Said intersection is the one where U.S. 20 and Ohio 601 cross, a few miles east of Norwalk.
601 is not really much of a state highway, just six miles in total length. It starts at Ohio 18 alongside Summit Motorsports Park and ends in Milan.
The problem — and it’s a nasty one — is right there where 601 crosses 20.
Every now and then — apparently more often than any other place in the county—vehicles collide at that spot. People are often injured and sometimes killed. Serious stuff.
I once saw a school bus lying on its side in the grass beside that intersection. Someone must have run the stop sign on 601 and the bus tipped over. It stops your heart to see something like that.
So I am in no way minimizing the problem. No one should be injured or killed if there is something we can do about it.
The thing is, it is possible to drive through that intersection without incident. I lived out that way for 19 years. And I am sure I averaged at least two trips through it each day, roughly 14,000 times in 19 years. Never even had a close call.
Again, I know it only takes once. And the statistics don’t lie — it’s a dangerous spot.
But I cannot even imagine a roundabout there. I know they are becoming popular, especially in towns where they want to keep traffic moving and not have people waiting at stop lights or stop signs. In a traffic circle, you often do not stop at all—just approach carefully and yield to the vehicles already in it.
I have used several of them. But I can’t say I like them. And I certainly cannot say I feel safer when using one.
There is one in Athens, Ohio where a city street intersects with a minor state highway (sort of like 601). There used to be stop signs on the state road because there is so much more traffic on the city street. I never saw it as a particular problem. But now there is a traffic circle and I am a nervous wreck every time I use it. It just seems there is so much more to keep track of: merging with the moving traffic, jockeying into position while other cars are joining or exiting the roundabout, and getting out of the circle at the right spot.
The getting out part is trickiest of all, I think. I once stayed at a hotel in Bend, Oregon for a few days. It was on the edge of town, just off a roundabout which I must have used six or eight times. And at least half of those times I got off on the wrong street.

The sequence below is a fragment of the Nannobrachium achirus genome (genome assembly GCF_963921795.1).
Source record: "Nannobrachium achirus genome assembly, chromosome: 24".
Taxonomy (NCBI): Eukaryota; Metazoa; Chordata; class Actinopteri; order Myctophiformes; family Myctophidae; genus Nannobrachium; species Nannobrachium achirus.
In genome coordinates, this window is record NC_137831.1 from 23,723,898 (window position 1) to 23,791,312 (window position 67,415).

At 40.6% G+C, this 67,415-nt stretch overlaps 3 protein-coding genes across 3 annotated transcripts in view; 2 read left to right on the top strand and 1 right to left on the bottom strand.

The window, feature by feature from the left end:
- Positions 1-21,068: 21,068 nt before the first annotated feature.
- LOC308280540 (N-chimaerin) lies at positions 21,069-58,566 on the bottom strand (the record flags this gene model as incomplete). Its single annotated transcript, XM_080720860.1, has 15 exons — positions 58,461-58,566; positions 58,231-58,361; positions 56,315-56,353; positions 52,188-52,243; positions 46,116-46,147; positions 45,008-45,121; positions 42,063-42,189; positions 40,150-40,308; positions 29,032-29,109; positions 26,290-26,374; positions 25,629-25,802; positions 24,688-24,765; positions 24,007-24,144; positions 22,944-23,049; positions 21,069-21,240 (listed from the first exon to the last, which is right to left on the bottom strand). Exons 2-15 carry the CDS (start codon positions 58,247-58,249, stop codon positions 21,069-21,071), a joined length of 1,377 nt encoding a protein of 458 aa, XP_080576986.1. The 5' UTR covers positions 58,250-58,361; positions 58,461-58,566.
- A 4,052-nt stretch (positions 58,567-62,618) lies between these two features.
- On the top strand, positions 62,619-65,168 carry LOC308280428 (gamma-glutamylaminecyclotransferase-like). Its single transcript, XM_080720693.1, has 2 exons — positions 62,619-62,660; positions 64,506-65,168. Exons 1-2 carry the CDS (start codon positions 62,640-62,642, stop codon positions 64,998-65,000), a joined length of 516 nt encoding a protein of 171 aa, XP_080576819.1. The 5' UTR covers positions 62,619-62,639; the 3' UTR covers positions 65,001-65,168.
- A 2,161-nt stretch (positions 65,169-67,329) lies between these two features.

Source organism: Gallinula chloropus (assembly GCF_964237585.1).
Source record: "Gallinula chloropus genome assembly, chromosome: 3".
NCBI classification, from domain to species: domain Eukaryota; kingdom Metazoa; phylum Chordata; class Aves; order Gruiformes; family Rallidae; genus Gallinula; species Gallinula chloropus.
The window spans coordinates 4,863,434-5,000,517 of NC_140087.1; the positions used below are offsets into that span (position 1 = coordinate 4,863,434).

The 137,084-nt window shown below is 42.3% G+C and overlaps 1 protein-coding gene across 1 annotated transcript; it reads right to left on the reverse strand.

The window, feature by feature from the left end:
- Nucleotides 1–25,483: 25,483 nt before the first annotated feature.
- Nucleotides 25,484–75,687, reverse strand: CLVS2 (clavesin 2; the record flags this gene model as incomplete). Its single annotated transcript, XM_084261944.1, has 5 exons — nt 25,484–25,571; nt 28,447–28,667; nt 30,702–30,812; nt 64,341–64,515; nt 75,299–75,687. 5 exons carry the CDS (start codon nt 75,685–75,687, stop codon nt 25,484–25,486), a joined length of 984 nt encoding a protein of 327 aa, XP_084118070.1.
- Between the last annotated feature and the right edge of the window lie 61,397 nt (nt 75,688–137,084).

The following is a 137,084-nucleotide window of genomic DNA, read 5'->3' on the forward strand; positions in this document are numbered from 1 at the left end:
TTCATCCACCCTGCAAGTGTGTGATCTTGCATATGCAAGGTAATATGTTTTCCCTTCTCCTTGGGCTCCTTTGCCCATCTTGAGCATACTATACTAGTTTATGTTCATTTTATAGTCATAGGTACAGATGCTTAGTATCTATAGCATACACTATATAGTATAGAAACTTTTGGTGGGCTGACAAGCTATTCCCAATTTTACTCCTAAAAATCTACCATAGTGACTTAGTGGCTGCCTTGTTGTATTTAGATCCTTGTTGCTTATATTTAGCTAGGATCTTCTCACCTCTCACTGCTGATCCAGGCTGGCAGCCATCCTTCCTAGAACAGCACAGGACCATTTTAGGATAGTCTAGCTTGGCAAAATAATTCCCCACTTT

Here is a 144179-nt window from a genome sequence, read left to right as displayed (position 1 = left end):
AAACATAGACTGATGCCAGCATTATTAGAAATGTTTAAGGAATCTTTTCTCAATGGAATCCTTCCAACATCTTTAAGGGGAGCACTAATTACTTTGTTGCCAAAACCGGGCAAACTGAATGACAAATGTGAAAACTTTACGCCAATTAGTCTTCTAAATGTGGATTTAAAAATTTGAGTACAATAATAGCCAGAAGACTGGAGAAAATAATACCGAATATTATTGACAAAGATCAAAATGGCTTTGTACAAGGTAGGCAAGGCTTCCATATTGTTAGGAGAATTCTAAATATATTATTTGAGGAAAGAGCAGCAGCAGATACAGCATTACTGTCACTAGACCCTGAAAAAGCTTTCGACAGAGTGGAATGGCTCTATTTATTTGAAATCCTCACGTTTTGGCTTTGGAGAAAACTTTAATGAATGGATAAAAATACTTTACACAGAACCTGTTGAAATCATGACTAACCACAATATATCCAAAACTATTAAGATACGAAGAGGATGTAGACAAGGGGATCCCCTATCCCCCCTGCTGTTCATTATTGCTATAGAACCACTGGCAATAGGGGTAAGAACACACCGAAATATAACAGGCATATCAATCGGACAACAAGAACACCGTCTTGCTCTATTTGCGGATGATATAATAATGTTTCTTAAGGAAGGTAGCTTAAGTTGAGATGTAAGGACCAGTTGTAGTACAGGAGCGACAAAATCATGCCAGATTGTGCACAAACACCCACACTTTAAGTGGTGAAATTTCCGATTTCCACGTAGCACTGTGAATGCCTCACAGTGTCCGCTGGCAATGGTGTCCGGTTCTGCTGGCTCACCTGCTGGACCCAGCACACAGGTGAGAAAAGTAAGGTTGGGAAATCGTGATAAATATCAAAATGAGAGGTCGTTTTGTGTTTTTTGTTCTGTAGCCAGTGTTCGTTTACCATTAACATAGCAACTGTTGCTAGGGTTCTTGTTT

I know, I know: that happened because I was unfamiliar with that area, with the streets, with the roundabout itself. People who live there have no problem with it and probably think it is an improvement over the old stop sign system.
But that’s the point. Familiarity helps everything when it comes to driving and accidents.
I’m guessing that most of the accidents at 601 and 20 involve someone who was not at all familiar with that intersection. And I’m betting that most of them were caused by someone running one of the 601 stop signs; they were driving along on a state highway and did not even suspect they would have to stop. Very bad, very unfortunate and very heartbreaking for the families of the injured and killed.
But I don’t feel that good about a roundabout fixing the problem.
For starters, I don’t recall ever seeing one on a U.S. highway, out alongside the farm fields. So talk about the dangers of unfamiliarity! I have to think a lot of truckers — booming along at highway speed on 20, the certified longest highway in the country — are going to be dangerously surprised when a traffic circle pops up ahead of them.
Likewise, I have a hard time imagining, say, 5,000 cars exiting Summit Motorsports Park after a nighttime show and immediately encountering a traffic circle. Sounds like a mess to me.
Of course, people smarter than me have undoubtedly studied this stuff and concluded that a roundabout is the way to go. And they know that if they install a roundabout that they will undoubtedly put up huge warning signs and flashing lights to let drivers know what’s coming.
Hey, I’ve got an idea: why not just put up those big signs and flashing lights and rumble strips first?
If that solves the problem then — ahem — I guess we know who to thank for the idea.
Jim Busek is a free-lance writer who lives in Norwalk. He can be reached via e-mail at [email protected] hotmail.com.